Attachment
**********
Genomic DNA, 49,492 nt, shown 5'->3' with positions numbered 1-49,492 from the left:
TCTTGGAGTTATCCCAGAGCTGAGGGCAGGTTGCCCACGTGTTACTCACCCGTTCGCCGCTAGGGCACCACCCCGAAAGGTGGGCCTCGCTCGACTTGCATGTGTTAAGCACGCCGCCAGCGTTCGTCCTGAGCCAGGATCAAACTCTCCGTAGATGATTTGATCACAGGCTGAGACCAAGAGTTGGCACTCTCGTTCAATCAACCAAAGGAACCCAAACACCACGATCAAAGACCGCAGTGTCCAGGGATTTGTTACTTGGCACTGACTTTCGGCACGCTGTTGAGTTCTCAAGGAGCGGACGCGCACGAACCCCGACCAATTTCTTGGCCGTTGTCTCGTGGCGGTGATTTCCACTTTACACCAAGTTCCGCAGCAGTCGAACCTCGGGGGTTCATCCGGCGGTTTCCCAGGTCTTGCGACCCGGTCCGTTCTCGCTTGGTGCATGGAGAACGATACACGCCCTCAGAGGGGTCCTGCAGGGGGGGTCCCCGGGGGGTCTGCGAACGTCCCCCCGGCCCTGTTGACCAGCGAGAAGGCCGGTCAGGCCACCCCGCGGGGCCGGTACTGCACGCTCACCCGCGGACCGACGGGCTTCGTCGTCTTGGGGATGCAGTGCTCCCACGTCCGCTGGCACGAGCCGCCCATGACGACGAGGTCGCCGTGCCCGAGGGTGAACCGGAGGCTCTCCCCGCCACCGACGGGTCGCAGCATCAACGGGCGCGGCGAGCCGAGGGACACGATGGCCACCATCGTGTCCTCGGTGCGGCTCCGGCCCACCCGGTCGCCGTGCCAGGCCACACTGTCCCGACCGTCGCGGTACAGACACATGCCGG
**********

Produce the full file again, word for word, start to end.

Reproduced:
Genomic DNA, 49,492 nt, shown 5'->3' with positions numbered 1-49,492 from the left:
TCTTGGAGTTATCCCAGAGCTGAGGGCAGGTTGCCCACGTGTTACTCACCCGTTCGCCGCTAGGGCACCACCCCGAAAGGTGGGCCTCGCTCGACTTGCATGTGTTAAGCACGCCGCCAGCGTTCGTCCTGAGCCAGGATCAAACTCTCCGTAGATGATTTGATCACAGGCTGAGACCAAGAGTTGGCACTCTCGTTCAATCAACCAAAGGAACCCAAACACCACGATCAAAGACCGCAGTGTCCAGGGATTTGTTACTTGGCACTGACTTTCGGCACGCTGTTGAGTTCTCAAGGAGCGGACGCGCACGAACCCCGACCAATTTCTTGGCCGTTGTCTCGTGGCGGTGATTTCCACTTTACACCAAGTTCCGCAGCAGTCGAACCTCGGGGGTTCATCCGGCGGTTTCCCAGGTCTTGCGACCCGGTCCGTTCTCGCTTGGTGCATGGAGAACGATACACGCCCTCAGAGGGGTCCTGCAGGGGGGGTCCCCGGGGGGTCTGCGAACGTCCCCCCGGCCCTGTTGACCAGCGAGAAGGCCGGTCAGGCCACCCCGCGGGGCCGGTACTGCACGCTCACCCGCGGACCGACGGGCTTCGTCGTCTTGGGGATGCAGTGCTCCCACGTCCGCTGGCACGAGCCGCCCATGACGACGAGGTCGCCGTGCCCGAGGGTGAACCGGAGGCTCTCCCCGCCACCGACGGGTCGCAGCATCAACGGGCGCGGCGAGCCGAGGGACACGATGGCCACCATCGTGTCCTCGGTGCGGCTCCGGCCCACCCGGTCGCCGTGCCAGGCCACACTGTCCCGACCGTCGCGGTACAGACACATGCCGG